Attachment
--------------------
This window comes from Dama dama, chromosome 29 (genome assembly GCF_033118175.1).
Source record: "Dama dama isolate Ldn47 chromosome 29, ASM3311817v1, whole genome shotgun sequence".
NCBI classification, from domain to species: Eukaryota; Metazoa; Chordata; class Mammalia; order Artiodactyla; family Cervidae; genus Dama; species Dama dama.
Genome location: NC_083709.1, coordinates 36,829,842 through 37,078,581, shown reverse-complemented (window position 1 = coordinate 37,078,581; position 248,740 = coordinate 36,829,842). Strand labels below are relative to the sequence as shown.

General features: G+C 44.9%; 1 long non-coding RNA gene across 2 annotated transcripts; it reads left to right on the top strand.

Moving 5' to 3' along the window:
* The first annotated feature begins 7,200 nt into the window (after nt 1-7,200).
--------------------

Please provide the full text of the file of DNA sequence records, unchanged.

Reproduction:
This window comes from Dama dama, chromosome 29 (genome assembly GCF_033118175.1).
Source record: "Dama dama isolate Ldn47 chromosome 29, ASM3311817v1, whole genome shotgun sequence".
NCBI classification, from domain to species: Eukaryota; Metazoa; Chordata; class Mammalia; order Artiodactyla; family Cervidae; genus Dama; species Dama dama.
Genome location: NC_083709.1, coordinates 36,829,842 through 37,078,581, shown reverse-complemented (window position 1 = coordinate 37,078,581; position 248,740 = coordinate 36,829,842). Strand labels below are relative to the sequence as shown.

General features: G+C 44.9%; 1 long non-coding RNA gene across 2 annotated transcripts; it reads left to right on the top strand.

Moving 5' to 3' along the window:
* The first annotated feature begins 7,200 nt into the window (after nt 1-7,200).